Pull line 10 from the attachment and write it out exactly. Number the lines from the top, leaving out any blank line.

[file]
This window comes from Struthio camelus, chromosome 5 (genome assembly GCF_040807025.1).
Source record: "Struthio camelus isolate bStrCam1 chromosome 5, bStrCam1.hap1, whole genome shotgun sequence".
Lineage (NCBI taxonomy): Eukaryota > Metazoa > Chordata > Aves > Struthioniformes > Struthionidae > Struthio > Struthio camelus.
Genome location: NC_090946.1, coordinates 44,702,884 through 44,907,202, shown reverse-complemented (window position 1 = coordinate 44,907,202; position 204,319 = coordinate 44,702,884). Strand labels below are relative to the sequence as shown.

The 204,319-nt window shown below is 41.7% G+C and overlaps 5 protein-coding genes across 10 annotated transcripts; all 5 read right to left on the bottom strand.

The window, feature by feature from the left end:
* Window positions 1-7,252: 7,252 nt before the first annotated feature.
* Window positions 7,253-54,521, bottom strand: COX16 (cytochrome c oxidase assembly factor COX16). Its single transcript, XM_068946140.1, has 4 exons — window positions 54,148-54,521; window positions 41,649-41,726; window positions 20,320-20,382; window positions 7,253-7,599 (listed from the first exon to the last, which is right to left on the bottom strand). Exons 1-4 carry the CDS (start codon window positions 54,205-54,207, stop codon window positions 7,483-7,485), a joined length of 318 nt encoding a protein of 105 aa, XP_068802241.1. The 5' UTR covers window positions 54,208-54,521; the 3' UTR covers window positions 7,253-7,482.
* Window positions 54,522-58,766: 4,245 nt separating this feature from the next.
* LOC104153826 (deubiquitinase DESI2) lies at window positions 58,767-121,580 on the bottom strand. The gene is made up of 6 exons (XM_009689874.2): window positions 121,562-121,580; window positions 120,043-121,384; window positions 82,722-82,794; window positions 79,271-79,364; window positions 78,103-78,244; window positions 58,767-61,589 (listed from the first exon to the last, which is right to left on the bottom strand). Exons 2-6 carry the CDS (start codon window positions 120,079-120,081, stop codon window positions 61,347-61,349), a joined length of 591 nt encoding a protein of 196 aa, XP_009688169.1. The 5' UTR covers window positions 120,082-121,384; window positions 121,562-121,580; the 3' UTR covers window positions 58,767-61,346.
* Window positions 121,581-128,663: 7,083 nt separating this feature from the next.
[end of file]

* LOC104153826 (deubiquitinase DESI2) lies at window positions 58,767-121,580 on the bottom strand. The gene is made up of 6 exons (XM_009689874.2): window positions 121,562-121,580; window positions 120,043-121,384; window positions 82,722-82,794; window positions 79,271-79,364; window positions 78,103-78,244; window positions 58,767-61,589 (listed from the first exon to the last, which is right to left on the bottom strand). Exons 2-6 carry the CDS (start codon window positions 120,079-120,081, stop codon window positions 61,347-61,349), a joined length of 591 nt encoding a protein of 196 aa, XP_009688169.1. The 5' UTR covers window positions 120,082-121,384; window positions 121,562-121,580; the 3' UTR covers window positions 58,767-61,346.